and by Scabby and Tigre

Hang on. Are they all watching us again?

Rumours that Scabby was observed leaving gherkins on neighbouring boats are surely greatly exaggerated. But just in case, she’s gone to a new home at the south of the island as Mike and Caroline are going back to England shortly.

I’ve also had a very nice meal with Brian, Sue and their son Steve, and my former neighbour Simon.

Sue, Steve and Brian

Simon and I

We do have one mystery to clear up – are people outside Wales familiar with cheese and potato pie? It’s very tasty, but I can’t remember having heard of it before, though apparently it’s a ubiquitous pub food there.

Not to be outdone by Steve and Sue’s cooking, Simon made some very tasty coffees for afters.

 

Another thing that doesn’t require a great mobility is stargazing, and when you get chilly (I’ve found if my left leg gets cold at the moment it stops working almost completely) you can even stand looking out of the boat’s hatch, just like on night watches.

I was prompted to last night by the much-discussed Extreme Super Moon – not sure it appeared dramatically closer than usual, but certainly quite big and clear, and something to discuss with friends doing the same thing back home.

The media coverage of it is also quite entertaining, from the claims of impending doom to the dismissal of them as ‘conspiracy theories’. I’m not convinced that anyone is alleging the moon is a malevolent entity creating conspiracies..

On the subject of natural disasters, the events in Japan are pretty frightening – not sure I have much more to say on the subject from my little boat in the Canaries, except posting a link to the British Red Cross appeal site ( http://www.redcross.org.uk/Donate-Now/Make-a-single-donation/Japan-Tsunami-Appeal ), but it certainly puts my issues hobbling around the marina in a different perspective.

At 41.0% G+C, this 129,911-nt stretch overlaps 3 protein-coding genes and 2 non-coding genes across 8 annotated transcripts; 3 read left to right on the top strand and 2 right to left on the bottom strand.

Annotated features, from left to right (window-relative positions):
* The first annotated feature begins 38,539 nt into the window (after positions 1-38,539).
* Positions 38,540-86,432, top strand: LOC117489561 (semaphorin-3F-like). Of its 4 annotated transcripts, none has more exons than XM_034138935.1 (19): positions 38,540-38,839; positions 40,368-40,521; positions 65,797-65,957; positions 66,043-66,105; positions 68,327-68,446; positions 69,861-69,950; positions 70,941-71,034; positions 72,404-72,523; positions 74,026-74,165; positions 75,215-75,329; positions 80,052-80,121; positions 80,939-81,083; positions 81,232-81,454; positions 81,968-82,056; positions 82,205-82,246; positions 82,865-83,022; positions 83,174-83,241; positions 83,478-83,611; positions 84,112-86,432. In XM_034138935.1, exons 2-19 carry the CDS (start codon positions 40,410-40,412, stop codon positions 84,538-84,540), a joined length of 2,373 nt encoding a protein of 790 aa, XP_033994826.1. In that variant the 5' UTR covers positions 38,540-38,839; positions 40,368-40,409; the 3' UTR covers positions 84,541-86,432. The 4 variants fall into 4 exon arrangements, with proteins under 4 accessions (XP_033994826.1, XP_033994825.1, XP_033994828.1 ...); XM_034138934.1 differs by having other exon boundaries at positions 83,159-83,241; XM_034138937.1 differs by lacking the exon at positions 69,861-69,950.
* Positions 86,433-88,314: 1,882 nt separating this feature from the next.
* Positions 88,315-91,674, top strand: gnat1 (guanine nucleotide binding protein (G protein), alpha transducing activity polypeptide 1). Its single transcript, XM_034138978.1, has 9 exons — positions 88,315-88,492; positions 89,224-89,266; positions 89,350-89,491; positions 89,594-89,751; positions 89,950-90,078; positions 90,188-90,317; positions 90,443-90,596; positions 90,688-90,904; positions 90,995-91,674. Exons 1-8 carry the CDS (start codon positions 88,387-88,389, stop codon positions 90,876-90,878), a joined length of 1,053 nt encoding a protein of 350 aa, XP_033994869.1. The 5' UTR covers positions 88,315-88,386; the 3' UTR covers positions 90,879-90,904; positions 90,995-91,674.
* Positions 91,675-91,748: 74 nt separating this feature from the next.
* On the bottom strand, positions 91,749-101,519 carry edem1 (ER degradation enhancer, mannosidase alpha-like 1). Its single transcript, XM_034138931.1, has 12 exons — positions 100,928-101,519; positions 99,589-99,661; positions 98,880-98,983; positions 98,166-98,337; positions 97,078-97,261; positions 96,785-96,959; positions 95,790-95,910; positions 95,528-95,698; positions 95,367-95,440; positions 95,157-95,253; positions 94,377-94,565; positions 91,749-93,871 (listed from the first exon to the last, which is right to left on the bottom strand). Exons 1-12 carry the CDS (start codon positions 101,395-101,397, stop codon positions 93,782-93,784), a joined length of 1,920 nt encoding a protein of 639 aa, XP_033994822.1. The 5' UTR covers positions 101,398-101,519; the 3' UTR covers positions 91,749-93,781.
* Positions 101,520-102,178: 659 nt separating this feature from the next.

Off to the airport shortly to meet Jon who’s coming out to visit for a week : ) Woo-hoo!

The operation

Posted in Cancer, Malignant melanoma, Skin cancer on March 14, 2011 by maidofmettle

So, I went into the hospital again on Thursday. As luck would have it, this time I didn’t have a room to myself, making disturbed sleep more regular. My companion was perfectly nice in daylight hours, but rather prone to moaning in the early hours of the morning.

Still, Friday arrived pretty quickly. I’d wondered if I could really have been correct about them seeming to forget about the lymph node part the previous time. Well, it seems pretty certain now – I had definitely been taken to the operating theatre first before they realised they’d skipped a bit.

Anyway, this time I (and my bed) did get taken to the nuclear medicine place at 0800. They put the tracing stuff in – four injections around the site of the melanoma, which had been numbed beforehand, and then used some kind of gamma ray detector to see where it had gone in the lymphatic system. The first scan didn’t show anything up so I went back to bed for a while before getting called back in again.